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Shahid Kapoor new film scores both in terms of feel and feel-good

Jersey is a beautiful, and often moving, film about the indelible bond between a father and son

Priyanka Roy    |   Published 23.04.22, 05:05 AM

Jersey is an inspirational film about the triumph of the underdog. A film about undying tenacity and relentless perseverance. A film about hubris and catharsis. A film about broken relationships and bridges being built back. A film about sport. A film about life. But most of all, Jersey is a beautiful, and often moving, film about the indelible bond between a father and son.

An official adaptation of the Telugu film of the same name, Jersey has Gowtam Tinnanuri — who also helmed the original — returning to direct. Shahid Kapoor slips into the role brought alive by Nani in the 2019 film, with Jersey in Hindi being almost a faithful version of the original, with minor tweaks here and there.

Shahid plays Arjun Talwar, who his longtime mentor and coach hails as “the best batsman I have ever seen”. Temperamental and aggressive, Arjun is a firecracker on the cricket field. At age 26, he has the world at his feet and a near-certain selection in the Indian team. But one day, he inexplicably leaves the game, with the intention of never looking back again.

Ten years later, Arjun is a pale shadow of his former self, jobless and exasperated to the core and in a strained relationship with wife Vidhya (Mrunal Thakur), the sole breadwinner of the family. His only succour and constant support is his seven-year-old son Kitu (Ronit Kamra, who is a natural and played the same role in the original). Plodding through life, Arjun finds purpose one day when his son demands a cricket jersey as a birthday gift. His financial inability to provide one makes Arjun return to cricket — all guns blazing — at an age when most retire from it.

A filial film in the same mould as The Pursuit of Happyness — that heartfelt tale of a father pulling out all stops to give his son a better life — Arjun’s single-minded determination to give the game another shot stems from the fact that his son, irrespective of the fact that his father doesn’t have a job or a penny in his pocket and is unable to fulfil even his basic demands, always considers him his hero. “Aap jee khol ke khelo. Jab aap cricket khelte ho toh ekdum hero lagte ho.” These words from Kitu, who replaces a Sachin Tendulkar poster on his cupboard door with a newspaper clipping featuring his father, sets Arjun off on a journey that makes for a largely riveting and overwhelmingly emotional watch.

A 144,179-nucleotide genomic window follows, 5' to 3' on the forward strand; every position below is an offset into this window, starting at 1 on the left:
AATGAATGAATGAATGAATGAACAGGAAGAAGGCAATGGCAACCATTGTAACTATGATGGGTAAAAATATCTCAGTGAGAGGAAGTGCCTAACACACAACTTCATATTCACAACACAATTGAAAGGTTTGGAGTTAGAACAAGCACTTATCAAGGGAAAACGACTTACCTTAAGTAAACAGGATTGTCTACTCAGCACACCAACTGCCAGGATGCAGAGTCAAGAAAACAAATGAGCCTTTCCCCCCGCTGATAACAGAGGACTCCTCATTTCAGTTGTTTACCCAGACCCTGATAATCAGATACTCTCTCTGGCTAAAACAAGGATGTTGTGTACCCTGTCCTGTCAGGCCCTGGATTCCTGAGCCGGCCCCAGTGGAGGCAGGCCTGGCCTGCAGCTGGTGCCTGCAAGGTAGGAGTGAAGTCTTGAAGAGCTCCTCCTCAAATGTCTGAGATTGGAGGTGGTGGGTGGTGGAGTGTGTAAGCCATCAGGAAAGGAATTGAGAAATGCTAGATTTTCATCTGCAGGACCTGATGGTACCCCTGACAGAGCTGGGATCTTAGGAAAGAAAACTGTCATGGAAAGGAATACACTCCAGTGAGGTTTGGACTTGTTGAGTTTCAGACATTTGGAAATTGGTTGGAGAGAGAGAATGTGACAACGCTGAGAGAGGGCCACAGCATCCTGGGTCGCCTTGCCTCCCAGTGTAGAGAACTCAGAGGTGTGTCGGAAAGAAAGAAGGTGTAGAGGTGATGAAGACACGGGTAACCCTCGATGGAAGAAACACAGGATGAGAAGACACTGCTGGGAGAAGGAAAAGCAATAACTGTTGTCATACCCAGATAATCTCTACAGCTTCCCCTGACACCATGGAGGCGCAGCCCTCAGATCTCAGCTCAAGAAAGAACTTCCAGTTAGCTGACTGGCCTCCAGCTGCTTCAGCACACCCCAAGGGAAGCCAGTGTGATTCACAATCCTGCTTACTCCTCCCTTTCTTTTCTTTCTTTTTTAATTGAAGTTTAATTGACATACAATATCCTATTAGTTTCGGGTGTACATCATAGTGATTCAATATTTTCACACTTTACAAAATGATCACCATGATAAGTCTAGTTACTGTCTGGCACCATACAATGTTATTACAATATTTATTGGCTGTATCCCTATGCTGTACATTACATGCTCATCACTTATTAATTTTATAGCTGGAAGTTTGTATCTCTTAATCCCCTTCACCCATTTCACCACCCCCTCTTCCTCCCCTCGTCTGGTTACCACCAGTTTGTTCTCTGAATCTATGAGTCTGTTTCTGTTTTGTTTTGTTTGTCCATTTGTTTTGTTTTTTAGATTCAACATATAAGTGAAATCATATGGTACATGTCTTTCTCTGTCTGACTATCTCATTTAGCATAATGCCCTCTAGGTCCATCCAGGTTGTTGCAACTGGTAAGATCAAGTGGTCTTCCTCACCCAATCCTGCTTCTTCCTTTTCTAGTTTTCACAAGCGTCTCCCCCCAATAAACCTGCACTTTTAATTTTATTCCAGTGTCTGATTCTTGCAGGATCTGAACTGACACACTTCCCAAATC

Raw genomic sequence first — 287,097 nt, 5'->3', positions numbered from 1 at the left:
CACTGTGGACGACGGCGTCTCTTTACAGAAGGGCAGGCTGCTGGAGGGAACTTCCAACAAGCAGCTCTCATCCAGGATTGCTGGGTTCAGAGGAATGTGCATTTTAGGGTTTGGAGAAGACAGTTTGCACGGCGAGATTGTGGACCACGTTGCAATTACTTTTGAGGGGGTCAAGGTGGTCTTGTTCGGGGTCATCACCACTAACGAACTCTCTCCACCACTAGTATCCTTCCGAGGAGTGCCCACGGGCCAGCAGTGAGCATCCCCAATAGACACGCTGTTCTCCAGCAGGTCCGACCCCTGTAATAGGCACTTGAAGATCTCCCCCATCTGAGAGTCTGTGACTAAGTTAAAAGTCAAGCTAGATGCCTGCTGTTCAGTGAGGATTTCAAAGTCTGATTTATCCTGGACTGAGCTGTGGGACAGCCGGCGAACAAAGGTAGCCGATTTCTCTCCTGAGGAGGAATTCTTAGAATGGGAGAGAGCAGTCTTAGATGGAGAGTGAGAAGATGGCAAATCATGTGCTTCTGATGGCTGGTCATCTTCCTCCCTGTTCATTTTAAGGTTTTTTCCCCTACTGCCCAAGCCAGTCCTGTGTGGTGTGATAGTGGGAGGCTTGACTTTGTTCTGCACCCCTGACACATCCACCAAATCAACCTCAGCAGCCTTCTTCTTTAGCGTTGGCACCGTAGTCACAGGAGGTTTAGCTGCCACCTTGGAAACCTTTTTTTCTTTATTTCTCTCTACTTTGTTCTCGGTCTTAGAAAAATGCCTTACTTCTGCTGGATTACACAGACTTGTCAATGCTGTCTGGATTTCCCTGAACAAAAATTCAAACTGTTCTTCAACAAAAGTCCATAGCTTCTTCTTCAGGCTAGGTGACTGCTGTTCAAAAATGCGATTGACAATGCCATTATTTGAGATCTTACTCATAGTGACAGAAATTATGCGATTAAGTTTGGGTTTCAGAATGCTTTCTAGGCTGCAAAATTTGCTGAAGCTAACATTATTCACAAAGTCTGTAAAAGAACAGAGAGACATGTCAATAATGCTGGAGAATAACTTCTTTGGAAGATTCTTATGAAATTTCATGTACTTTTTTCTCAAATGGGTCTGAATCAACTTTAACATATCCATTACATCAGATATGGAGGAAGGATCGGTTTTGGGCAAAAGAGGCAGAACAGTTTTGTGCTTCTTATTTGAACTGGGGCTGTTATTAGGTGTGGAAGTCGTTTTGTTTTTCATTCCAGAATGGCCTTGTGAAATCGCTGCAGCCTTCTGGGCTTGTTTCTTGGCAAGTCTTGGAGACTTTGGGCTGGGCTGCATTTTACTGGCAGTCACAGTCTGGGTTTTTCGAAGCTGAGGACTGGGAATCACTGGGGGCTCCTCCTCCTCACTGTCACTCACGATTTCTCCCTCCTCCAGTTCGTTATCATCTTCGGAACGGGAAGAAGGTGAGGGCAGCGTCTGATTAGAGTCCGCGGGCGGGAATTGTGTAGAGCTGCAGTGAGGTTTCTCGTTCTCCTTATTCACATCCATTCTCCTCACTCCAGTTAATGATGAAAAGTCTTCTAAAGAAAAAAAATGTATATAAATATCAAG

Kabir Singh — a box-office blockbuster that was largely slammed for its overt misogyny — was Shahid’s last release, and we do see that reckless man emerging here, especially in Arjun’s younger years. But Arjun, unlike Kabir, is more frustrated than angsty, choosing silence when he’s taunted by friends and family alike for giving up on his dreams. Shahid has always been an exceptional actor, and in Jersey, he delivers a deeply internalised performance, doing the browbeaten hangdog bit as well as the man who eventually rediscovers the fire within him. I am no authority on cricket, but Shahid does look confident with the bat, even though Arjun’s seamless transition to his old form, without even holding a cricket bat in a whole decade, seems too abrupt.

What also serves as a speedbump in Jersey is its nearly three-hour runtime, with the second half making you shift restlessly more than a few times in your seat, despite the deeply emotional reveal at the end.

Also, painting the wife as the unequivocal villain of the piece, a course correction which this film should have attempted after it made the same mistake in the original, is unfair. It’s to Mrunal Thakur’s credit — as it was to Shraddha Srinath’s in the Telugu film — that she manages to rise above a poorly written character.

It’s fitting that in a film about father and son, it’s Pankaj Kapur who plays mentor and father-figure to son Shahid. Their real-life chemistry gives the film some of its most touching moments, and there should have been more. Jersey isn’t a perfect film, but in a world that needs feel and feel-good more than ever, it delivers in heapfuls. And then some more.

JERSEY (u/a)

Director: Gowtam Tinnanuri

Cast: Shahid Kapoor, Mrunal Thakur, Pankaj Kapur, Ronit Kamra

Running time: 175 minutes



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